Ranking the White Sox’ best leadoff options
March 22, 2020
With Spring Training on hiatus amid growing concern surrounding coronavirus COVID-19, the White Sox’ return to relevance has been temporarily postponed.
However, with an abundance of tantalizing pieces jockeying for position in the newly-renovating White Sox lineup, it will be interesting to see who emerges as the Sox’ everyday leadoff hitter. The NEIU Independent lists the four best options to assume leadoff duties on Chicago’s South Side in 2020:
Nick Madrigal possesses all the tools to be an elite leadoff hitter for the Chicago White Sox
The former No. 4 overall pick in 2018 was widely considered the best hitter in his draft class despite his diminutive stature. Like the soon-to-be-displaced Leury Garcia, Madrigal doesn’t offer much from a power perspective–Madrigal hit a total of 12 home runs over 1,412 at-bats between college and the minor leagues–but unlike his predecessor, what he lacks in power, he makes up for in fundamental hitting.
Madrigal simply doesn’t strikeout. Throughout his two-year professional career, Madrigal only struck out 21 times over 705 at-bats, translating to an extraordinary 2.97% strikeout rate. To put that in perspective, Yoan Moncada, who ranked third in the American League in batting average last season, struck out in 25.2% of his minor league at-bats.
Madrigal’s propensity for contact hitting also leads to elevated batting (BA) averages. At Double-A Birmingham, Madrigal sported an impressive .341 batting average (BA). Upon his promotion to Triple-A Charlotte, he continued his torrid pace to the tune of .331.
Finally, Madrigal is sound defensively, having committed only five errors in his professional career. Right now, barring an unforeseen development, Madrigal will anchor the top of the White Sox’ lineup for years to come.
If anyone other than 22-year-old Luis Robert–USA Today’s 2019 Minor League Player of the Year and MLB Pipeline’s Minor League Hitter of the Year–is manning center field for the White Sox in the immediate future, something went terribly wrong. The Chicago White Sox essentially mortgaged their international free-agent future to sign Robert, offering him a $26 million signing bonus on top of a mirroring penalty tax.
The only question remaining is whether Robert occupies the top of the White Sox’ order or if he settles into a run-producing role.
After injuries stunted his early development, Robert exploded onto MLB scouts’ radars in 2019. After hitting for a blistering .453 batting average at High-A Winston-Salem, Robert skyrocketed through Double-A Birmingham before bludgeoning opposing hitters at Triple-A Charlotte, where he finished his breakout campaign hitting a combined .328 BA, .624 slugging (SLG) and 1.001 (on-base plus slugging).
Robert also dominated the minor leagues with his speed, joining the exclusive 30-30 club, aptly named for those who steal 30 bases and hit 30 home runs in the same season. Though his defensive reads and jumps may require slight fine-tuning, Robert’s sub-6.3 60-yard dash speed profiles excellently in both center field and the top of a major league lineup. Robert possesses the tools and potential to not only be a perennial all-star at the Major League level, but also see his name enshrined in the Hall of Fame one day.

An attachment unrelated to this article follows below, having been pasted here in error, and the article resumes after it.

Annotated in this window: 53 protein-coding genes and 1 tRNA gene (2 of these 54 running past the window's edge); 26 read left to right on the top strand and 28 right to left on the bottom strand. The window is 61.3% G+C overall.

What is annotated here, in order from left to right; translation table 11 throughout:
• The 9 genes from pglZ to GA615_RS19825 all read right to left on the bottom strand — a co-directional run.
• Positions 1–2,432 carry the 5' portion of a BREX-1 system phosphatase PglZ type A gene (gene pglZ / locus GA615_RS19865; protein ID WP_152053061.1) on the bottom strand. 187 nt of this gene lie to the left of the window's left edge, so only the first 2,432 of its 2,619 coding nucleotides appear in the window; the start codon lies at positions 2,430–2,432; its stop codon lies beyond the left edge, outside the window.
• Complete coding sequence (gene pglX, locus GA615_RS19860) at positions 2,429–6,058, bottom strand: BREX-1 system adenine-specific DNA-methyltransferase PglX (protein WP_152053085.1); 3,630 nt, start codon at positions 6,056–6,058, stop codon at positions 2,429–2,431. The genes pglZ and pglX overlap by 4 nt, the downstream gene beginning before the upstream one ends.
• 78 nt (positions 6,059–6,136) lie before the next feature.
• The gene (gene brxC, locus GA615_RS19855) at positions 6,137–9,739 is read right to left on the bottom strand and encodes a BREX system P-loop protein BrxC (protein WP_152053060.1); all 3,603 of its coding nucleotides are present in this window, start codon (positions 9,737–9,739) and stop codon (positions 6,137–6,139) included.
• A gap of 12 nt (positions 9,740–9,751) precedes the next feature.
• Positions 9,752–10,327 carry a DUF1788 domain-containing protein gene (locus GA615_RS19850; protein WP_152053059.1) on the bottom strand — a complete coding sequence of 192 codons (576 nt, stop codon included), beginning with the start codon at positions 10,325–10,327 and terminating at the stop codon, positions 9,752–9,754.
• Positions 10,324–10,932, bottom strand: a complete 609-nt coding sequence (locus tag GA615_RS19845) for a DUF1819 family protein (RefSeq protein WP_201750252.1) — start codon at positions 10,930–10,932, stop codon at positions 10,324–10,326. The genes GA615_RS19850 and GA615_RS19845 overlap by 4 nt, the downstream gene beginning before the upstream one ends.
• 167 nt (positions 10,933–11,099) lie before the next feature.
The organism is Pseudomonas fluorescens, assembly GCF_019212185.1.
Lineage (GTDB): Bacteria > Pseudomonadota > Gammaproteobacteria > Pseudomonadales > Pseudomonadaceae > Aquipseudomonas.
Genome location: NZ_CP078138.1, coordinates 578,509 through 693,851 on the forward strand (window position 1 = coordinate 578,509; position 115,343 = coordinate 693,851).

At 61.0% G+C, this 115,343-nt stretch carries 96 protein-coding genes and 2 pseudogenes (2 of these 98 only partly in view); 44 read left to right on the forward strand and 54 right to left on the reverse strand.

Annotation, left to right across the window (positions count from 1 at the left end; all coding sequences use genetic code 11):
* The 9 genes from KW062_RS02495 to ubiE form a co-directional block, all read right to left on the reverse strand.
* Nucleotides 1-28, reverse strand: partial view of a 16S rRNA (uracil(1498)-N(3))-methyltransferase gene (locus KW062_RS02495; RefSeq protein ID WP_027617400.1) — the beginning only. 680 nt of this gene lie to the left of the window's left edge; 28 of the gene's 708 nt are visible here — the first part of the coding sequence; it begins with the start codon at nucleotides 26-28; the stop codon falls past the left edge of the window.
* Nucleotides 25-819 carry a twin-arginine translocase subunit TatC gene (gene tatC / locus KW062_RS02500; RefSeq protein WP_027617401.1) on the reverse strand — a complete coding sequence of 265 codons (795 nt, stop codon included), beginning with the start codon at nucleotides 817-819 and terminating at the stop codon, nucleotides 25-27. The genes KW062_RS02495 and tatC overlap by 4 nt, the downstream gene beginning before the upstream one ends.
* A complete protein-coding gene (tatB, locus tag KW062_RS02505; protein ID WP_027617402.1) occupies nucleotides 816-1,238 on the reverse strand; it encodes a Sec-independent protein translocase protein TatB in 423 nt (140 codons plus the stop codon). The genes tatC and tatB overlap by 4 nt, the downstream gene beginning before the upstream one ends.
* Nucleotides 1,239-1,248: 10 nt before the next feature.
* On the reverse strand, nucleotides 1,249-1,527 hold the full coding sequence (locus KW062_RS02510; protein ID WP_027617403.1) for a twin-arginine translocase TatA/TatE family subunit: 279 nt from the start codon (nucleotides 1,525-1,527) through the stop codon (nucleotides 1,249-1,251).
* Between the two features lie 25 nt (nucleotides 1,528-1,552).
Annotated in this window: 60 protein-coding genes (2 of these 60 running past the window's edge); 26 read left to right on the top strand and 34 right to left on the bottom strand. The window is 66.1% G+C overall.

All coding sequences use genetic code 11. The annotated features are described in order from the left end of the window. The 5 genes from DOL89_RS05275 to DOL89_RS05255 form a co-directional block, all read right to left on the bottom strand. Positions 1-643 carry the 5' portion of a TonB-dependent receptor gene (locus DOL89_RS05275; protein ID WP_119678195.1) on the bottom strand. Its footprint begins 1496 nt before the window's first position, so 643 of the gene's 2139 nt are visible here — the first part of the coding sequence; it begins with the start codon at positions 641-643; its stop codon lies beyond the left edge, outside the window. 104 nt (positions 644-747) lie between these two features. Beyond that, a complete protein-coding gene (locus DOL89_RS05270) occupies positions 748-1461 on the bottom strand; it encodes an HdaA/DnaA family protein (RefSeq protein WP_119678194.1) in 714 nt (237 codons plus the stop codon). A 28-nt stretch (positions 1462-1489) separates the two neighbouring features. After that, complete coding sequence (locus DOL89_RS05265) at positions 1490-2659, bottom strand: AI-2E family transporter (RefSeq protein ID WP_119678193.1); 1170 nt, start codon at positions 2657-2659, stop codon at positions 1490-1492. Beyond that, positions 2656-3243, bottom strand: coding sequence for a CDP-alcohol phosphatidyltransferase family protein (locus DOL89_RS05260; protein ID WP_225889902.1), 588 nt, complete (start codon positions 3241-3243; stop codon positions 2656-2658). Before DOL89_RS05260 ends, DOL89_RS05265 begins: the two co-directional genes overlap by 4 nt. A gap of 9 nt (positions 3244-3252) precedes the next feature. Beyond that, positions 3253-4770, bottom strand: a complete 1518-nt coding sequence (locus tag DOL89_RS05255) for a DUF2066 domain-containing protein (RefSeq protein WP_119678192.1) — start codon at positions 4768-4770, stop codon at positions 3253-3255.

As the new super utility piece for the rebuilt Chicago White Sox, Leury Garcia will most likely find himself leading off on some nights.
Garcia served as a consistent bat atop the White Sox’ lineup in 2019. A late bloomer, Garcia embraced the opportunity to evolve into an everyday player, hovering around .300 for the majority of the season before a late-season slump dropped his average to .279.
Garcia gets penalized for lacking an exceptional trait. He can hit for average, but not a high enough average to offset his complete lack of power. He’s quick, but not a consistent base-stealing threat. His on-base percentage isn’t offensive, but it has never been great either. Garcia is your typical placeholding center fielder, the kind of guy who does a serviceable job before a better option manifests itself.
Unfortunately for Garcia, those options just so happen to be ready in the form of Robert and Madrigal. Look for Garcia to transition back to a more familiar utility role–he also has experience playing the middle infield–for the 2020 season.
Dark Horse – Yasmani Grandal
Despite hitting for a pedestrian .246 batting average, Yasmani Grandal finished 2019 18th in the MLB in on-base percentage with a .380 OBP.
While it’s uncommon for a catcher to assume leadoff duties, Grandal’s unique ability to lay off deceptive pitches sets the table for ensuing hitters to drive in runs, a characteristic held by history’s greatest leadoff men. While the 31-year-old Grandal won’t emerge as a base-stealing threat–the 2019 All-Star only stole seven bases over the past two seasons–he understands his role and executes it exceptionally.
More likely than not, manager Rick Renteria will pencil Grandal into the six or seven-hole, but if THE Sox manipulate Madrigal’s service time and Robert appears overwhelmed by leadoff duties, Renteria may elect to give Grandal a few leadoff at-bats.